Tuesday Churn: A second snow day

Updated – Several metro area school districts are calling for another day of weather-related closures on Wednesday. This includes Adams 12 Five Star, Adams 14 Commerce City, Aurora Public Schools, Cherry Creek Schools, Douglas County School District and Jefferson County Public Schools.

One exception is Denver Public Schools, which will be open, though weather-related absences and tardies will be excused. Families enrolled in Denver charters should check with those schools. See this press release for more.

Our partners at are compiling an updated list here.

Meanwhile, the Douglas County school board will meet tonight as scheduled, starting at 7:35 p.m. at district headquarters, 620 Wilcox St. in Castle Rock. It’s a later starting time because the board has scheduled a closed session at 5 p.m. Here’s the agenda, which includes approval of two new charter schools, Ben Franklin Academy and STEM School, opening this fall.

Daily Churn logoWhat’s churning:

With a high temperature of -3 degrees forecast for today, schools along the Front Range are closed as are some district offices. Aurora’s school board meeting set for tonight has been delayed a week and state senators are taking the day off, though state representatives are expected to meet.

Jefferson County, the state’s largest school district, cited below-zero temperatures that “pose a health and safety hazard for children who wait at bus stops,” along with additional expected snowfall, in closing campuses. The day’s reprieve from classes isn’t all good news, however.

“Students should plan on attending school on Tuesday, May 31,” Jeffco officials said in a news release, “which is the previously published snow makeup day.”

What that means for adults varies by district. In Jeffco, all “non-essential personnel” were not expected to report to work. In Denver, district offices are open though employees “who need to work from home due to child-care needs or commuting difficulties” are told to talk to their bosses. Our partners at have a complete listing of closures, cancellations and delayed starts.

Building Charter School Quality, a project funded by the U.S. Department of Education to create national consensus around charter school standards, on Monday released a new report, Building Charter School Quality in Colorado.

“For the first time in the evolution of the charter sector, we have established consensus on definitions of school quality that will shape the future of charter school growth and performance,” said Jim Griffin, president of the Colorado League of Charter Schools, which partnered with CREDO at Stanford University, the National Alliance of Public Charter Schools and the National Association of Charter School Authorizers on the four-year project. Visit the Building Charter School Quality website and read the press release.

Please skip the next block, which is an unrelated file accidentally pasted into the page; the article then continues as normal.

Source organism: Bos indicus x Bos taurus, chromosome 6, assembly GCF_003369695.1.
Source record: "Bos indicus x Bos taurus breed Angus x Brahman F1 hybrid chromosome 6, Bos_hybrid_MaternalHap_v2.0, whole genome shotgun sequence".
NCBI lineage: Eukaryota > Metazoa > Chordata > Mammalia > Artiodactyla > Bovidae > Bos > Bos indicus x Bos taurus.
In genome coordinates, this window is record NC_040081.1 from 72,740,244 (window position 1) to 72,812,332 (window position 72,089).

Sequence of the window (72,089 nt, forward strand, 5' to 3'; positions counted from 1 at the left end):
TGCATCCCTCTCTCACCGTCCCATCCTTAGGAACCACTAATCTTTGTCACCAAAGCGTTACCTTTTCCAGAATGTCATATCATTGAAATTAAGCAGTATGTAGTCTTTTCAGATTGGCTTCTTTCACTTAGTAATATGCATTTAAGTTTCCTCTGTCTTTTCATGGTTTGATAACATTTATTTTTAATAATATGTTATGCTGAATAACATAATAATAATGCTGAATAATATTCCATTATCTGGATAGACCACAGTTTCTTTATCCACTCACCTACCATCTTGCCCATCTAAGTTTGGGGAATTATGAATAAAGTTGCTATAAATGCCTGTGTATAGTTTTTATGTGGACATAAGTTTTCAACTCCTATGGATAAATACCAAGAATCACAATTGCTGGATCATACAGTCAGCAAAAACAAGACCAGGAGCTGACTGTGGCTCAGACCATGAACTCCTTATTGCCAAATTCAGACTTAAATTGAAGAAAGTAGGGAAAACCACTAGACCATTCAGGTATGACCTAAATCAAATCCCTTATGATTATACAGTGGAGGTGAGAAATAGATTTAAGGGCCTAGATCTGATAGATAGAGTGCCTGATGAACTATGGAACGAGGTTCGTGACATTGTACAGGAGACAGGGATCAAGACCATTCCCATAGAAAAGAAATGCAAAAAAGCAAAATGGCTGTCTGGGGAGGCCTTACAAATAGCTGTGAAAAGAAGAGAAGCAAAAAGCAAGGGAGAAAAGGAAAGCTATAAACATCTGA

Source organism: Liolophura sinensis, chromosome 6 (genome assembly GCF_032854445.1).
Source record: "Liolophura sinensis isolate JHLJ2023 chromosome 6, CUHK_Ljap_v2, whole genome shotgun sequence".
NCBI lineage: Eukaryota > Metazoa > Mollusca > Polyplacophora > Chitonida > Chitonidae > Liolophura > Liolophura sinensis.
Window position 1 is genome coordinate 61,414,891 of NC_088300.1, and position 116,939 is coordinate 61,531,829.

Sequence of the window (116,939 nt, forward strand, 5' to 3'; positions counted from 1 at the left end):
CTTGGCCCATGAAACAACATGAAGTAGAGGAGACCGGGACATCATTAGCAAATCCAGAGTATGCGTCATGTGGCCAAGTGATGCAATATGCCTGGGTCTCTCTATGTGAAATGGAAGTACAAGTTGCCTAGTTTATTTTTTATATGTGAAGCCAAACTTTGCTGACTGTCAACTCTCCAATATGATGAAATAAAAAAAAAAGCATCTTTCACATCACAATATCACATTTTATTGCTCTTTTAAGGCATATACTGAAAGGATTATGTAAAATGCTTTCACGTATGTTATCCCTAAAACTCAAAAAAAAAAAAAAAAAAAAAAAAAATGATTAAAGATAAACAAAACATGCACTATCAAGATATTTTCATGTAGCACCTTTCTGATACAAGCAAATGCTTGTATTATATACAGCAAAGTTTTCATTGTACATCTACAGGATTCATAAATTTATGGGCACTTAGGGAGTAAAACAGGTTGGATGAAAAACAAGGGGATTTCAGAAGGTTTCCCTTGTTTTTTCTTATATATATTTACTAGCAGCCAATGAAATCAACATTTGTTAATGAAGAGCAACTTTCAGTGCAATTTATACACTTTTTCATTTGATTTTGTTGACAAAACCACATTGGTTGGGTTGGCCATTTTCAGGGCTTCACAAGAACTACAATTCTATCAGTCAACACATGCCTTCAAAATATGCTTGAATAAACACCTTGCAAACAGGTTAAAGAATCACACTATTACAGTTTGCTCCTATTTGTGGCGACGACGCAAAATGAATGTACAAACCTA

Some national speakers are heading to Denver and it’s a good time to make plans to catch them in action:

  • Joel Rose, New York City’s School of One, is speaking at the Donnell-Kay Foundation’s Hot Lunch on Feb. 11 and there’s already a waiting list. You can read this New York Times story, “Classroom of the Future? Check” to learn why.
  • Diane Ravitch, author of  The Death and Life of the Great American School System: How Testing and Choice are Undermining Education, is in town Feb. 17 and is likely to draw a crowd. More details here. Ravitch debated state Sen. Mike Johnston, D-Denver, on a recent trip – see story and video.
  • Wendy Kopp, Teach for America founder and author of the new book A Chance to Make History, is scheduled to be at the Tattered Cover bookstore in Denver on March 1, for a conversation moderated by Dan Ritchie of the Denver Center for the Performing Arts. More details to come.

Recent developments in the recall effort of Denver School Board President Nate Easley include a pledge from Johnston, who also represents Far Northeast Denver, to stand by Easley; a heated exchange on about the group, DeFENSE, supporting the effort; and the release of a video showing DeFENSE members, Jackie Skalecke and Mario Ramirez, preparing to gather petitions:

Good reads from elsewhere:

School safety

Hiring more security officers in Memphis after school shootings could have unintended consequences

PHOTO: Jahi Chikwendiu/The Washington Post/Getty Images

Tennessee’s largest district, Shelby County Schools, is slated to add more school resource officers under the proposed budget for next school year.

Superintendent Dorsey Hopson earmarked $2 million to hire 30 school resource officers in addition to the 98 already in some of its 150-plus schools. The school board is scheduled to vote on the budget Tuesday.

But an increase in law enforcement officers could have unintended consequences.

A new state law that bans local governments from refusing to cooperate with federal immigration officials could put school resource officers in an awkward position.

Tennessee Education Commissioner Candice McQueen recently reminded school personnel they are not obligated to release student information regarding immigration status. School resource officers employed by police or sheriff’s departments, however, do not answer to school districts. Shelby County Schools is still reviewing the law, but school board members have previously gone on the record emphasizing their commitment to protecting undocumented students.

“Right now we are just trying to get a better understanding of the law and the impact that it may have,” said Natalia Powers, a district spokeswoman.